You can spread it out over your entire sleeping area in your tent for extra warmth, wrap around yourself at the campfire, or as a throw during that afternoon nap in your camp chair or hammock.
They dry quickly and are super easy to launder.
If you’re backpacking or motocamping and really tight on packing space, you could opt using a mylar space blanket just the same.
Here’s the thing though, don’t over-compensate your bedding thinking the more you pile on top, the warmer you’ll be.
In actuality, you may be making yourself too hot and then you’ll sweat. the last thing you want to do is perspire. And, when you perspire, you’ll actually get colder.
Dress in Layers
If you don’t know by now, it’s better to layer your clothes instead of put on one heavy article of clothing. Start with moisture wicking long johns (long sleeve and long pants underwear).
Since these types of garments are personally sized, do your diligence to find a good quality pair that will keep you dry and warm at the same time.
Then, add thin layers to obtain a manageable body heat and movement.
My opinion, when winter camping, stay away from thick cotton clothing because cotton fabric is difficult to dry in short periods of time. Plus, they are bulky which makes them difficult to layer.
But also, thicker layers don’t compact well in backpacks or an adventure bike panniers or tail bag.
Get Wet or Sweaty Clothes OFF
It’s important to not be wet anytime you’re camping in cold weather; including while you’re sleeping. Water through perspiration is proven to draw heat from your body. Thus, you’ll lose body heat faster in cold water than in cold air.
So, if your clothes are even slightly damp from perspiration or wetness, get them off and put on completely dry clothing.
Maintaining Body Warmth in Your Tent
For personal body heat, one of my personal favorites are HotHands. They’re fairly inexpensive and can last all night while you sleep or throughout the day.
In fact, we used these during all-day snow skiing and winter hikes in New England. We also used them for cold weather riding on our motorcycles. They’re just the right tool for taking your mind off the cold by keeping your hands warm and toes from freezing or frostbite.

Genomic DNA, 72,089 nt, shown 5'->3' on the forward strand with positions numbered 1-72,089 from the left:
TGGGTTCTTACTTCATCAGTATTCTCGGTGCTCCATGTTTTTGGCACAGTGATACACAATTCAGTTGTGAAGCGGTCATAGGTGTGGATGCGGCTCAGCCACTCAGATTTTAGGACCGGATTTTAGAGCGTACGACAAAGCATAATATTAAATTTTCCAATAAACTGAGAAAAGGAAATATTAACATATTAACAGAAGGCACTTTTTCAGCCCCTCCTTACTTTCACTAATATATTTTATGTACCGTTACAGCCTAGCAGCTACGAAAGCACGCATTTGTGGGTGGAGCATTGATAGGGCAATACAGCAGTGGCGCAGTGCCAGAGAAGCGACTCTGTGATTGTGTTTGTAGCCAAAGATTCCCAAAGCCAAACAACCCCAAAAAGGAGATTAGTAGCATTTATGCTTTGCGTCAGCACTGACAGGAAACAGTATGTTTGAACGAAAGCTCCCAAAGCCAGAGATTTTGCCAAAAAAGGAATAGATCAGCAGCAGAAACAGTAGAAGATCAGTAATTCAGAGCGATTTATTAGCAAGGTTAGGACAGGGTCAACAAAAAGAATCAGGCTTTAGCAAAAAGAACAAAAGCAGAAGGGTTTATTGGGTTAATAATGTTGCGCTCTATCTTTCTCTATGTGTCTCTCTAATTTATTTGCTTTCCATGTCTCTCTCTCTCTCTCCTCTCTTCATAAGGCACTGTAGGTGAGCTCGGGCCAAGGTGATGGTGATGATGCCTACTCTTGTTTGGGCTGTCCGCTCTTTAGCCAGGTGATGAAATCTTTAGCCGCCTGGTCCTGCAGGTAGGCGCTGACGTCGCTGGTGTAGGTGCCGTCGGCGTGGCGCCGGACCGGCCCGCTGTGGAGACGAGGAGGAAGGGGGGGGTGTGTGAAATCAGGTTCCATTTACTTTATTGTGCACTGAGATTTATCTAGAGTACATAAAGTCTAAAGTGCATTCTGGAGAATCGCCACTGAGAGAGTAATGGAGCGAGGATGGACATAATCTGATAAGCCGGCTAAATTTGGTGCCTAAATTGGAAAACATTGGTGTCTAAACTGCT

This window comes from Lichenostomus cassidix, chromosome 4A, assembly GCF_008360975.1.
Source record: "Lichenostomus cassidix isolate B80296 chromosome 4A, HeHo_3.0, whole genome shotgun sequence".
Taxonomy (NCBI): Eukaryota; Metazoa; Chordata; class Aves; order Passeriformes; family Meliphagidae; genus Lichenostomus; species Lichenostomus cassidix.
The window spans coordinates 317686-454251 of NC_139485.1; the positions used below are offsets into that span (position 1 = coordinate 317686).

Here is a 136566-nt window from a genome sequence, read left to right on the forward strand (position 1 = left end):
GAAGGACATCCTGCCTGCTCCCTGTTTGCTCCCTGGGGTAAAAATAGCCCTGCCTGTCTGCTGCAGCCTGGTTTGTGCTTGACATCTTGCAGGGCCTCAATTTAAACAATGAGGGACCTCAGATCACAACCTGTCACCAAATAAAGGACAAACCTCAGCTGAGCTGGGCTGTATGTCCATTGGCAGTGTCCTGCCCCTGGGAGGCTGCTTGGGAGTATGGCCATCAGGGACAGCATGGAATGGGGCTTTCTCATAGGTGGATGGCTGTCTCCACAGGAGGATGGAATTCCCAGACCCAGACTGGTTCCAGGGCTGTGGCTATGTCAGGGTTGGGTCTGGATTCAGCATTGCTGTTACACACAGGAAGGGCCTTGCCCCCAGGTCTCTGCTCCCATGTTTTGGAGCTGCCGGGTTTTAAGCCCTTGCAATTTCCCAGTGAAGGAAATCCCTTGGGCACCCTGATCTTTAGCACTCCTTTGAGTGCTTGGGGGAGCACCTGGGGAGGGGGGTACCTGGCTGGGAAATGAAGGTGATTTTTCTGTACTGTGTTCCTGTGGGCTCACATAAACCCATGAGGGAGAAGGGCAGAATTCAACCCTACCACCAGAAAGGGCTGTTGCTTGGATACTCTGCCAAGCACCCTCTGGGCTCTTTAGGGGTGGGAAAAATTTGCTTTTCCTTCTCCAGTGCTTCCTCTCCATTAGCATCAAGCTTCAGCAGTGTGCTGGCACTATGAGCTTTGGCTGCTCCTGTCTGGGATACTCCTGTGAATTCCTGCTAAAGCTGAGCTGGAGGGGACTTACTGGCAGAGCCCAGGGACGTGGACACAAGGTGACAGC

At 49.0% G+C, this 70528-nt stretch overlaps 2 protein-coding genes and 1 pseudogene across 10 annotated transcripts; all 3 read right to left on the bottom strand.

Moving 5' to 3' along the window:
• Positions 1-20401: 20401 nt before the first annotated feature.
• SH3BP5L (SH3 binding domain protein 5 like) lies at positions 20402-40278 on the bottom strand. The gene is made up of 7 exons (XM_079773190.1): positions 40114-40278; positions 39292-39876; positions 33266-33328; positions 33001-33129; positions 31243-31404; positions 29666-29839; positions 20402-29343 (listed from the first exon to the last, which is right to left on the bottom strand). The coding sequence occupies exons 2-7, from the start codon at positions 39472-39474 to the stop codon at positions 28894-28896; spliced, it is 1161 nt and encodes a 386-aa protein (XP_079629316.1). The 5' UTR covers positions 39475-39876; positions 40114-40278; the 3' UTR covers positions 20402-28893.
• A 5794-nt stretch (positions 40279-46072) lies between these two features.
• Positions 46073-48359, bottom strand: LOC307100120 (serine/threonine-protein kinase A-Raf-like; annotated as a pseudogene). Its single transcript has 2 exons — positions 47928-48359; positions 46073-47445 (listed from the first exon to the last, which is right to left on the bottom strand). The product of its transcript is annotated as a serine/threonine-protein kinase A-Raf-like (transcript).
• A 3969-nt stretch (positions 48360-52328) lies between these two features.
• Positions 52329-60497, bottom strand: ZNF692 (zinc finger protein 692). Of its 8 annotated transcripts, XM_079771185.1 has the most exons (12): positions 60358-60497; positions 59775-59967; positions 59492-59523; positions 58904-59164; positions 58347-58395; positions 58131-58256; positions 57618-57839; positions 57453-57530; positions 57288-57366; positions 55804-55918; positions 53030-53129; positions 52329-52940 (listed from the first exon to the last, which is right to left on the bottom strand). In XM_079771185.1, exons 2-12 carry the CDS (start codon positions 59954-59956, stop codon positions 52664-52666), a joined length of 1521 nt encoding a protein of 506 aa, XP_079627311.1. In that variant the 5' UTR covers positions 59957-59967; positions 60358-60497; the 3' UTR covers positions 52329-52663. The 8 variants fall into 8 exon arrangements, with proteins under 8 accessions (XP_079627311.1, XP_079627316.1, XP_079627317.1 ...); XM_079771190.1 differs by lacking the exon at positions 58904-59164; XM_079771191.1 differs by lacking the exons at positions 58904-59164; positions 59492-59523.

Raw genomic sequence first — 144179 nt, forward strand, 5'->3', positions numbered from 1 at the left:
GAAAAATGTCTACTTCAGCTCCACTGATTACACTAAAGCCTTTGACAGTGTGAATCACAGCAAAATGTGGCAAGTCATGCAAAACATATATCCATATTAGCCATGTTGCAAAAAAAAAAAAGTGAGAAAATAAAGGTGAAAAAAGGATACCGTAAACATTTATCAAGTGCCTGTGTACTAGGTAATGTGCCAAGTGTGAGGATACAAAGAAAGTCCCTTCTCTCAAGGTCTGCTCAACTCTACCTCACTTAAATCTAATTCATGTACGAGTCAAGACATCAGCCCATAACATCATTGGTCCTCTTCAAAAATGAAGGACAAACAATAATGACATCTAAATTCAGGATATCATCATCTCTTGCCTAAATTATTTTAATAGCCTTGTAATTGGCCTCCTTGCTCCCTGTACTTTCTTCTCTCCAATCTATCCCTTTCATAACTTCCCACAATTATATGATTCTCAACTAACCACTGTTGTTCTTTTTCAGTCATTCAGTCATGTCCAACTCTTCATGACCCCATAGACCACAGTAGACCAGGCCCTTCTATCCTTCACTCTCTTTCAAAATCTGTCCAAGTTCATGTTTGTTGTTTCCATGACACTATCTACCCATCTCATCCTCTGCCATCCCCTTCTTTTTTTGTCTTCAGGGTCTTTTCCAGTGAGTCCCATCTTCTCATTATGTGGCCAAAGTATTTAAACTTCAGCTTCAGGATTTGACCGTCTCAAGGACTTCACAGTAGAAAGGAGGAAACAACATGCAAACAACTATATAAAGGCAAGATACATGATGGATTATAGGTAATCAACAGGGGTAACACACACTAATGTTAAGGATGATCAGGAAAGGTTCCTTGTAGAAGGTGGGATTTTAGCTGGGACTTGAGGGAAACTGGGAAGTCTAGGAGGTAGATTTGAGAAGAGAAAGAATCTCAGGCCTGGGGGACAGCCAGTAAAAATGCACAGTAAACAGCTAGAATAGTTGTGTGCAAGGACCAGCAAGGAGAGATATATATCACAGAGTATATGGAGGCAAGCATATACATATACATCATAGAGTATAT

You can use the hand warmers in your gloves or mittens and foot warmers or toe warmers inside your socks.
There’s also body warmers that you can stick onto your t-shirt or between your shirts. You can also stuff one of those body warmers down in the bottom of your sleeping bag to keep your feet warm.
The HotHands variety pack is great for a weekend camping adventure for each person.
That said, I really don’t recommend applying them directly on skin. They could cause minor burns or skin irritation to fragile skin people.
If all else fails, or if you left the Hot hands at home, you could always wear a beanie or watch cap, gloves and socks to bed to keep your extremities warm.
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Keep Your Tent Warm Inside
Nobody wants to bundle up like a 3 year old in a huge snowsuit inside their tent. It’s uncomfortable and really doesn’t give off a relaxing vibe.
So, if you have room in your vehicle or will be parking your vehicle close to your winter campsite, you may want to bring a heating device of some kind to keep your tent warm inside.
Personally, we prefer Mr. Heater propane heaters because they’re safe, efficient and proven winners. The Little Buddy.is perfect for small tents. And, the larger Buddy is better suited for larger tent or two-room tents.
Now, if you want a 2-in-1 heater that doubles as a cook stove, look into the Flex Cooker that connects to the Buddy Flex Heater.
However, when using propane or butane heaters inside your tent, you’ll need to keep one of your window fly’s open for ventilation to the outside. This helps to prevent carbon monoxide buildup inside your tent. Equally important, never go to sleep with your heater on…EVER!
Vent your Tent
Speaking of venting your tent, even if you’re not using a propane heater inside your tent, you still should vent your tent while sleeping.
By keeping one of your tent window’s open just a little will help prevent moisture (from breathing or cooking) from building inside your tent.
Should you disregard this tip, your tent will act like a terrarium. Condensation will build inside causing a rain effect. On cold nights while you’re sleeping, that presence of moisture will actually make you colder.
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Final thoughts on cold weather camping and how to stay warm in a tent in the winter
Some of the best tent camping experiences are in the winter. But as we all know, knowing how to camp in cold weather will make all the difference between enjoyment and packing up to go home early because you couldn’t hack it.
By following these cold weather camping tips and getting good quality camping gear, you’ll be on your way to enjoying the outdoors in the winter!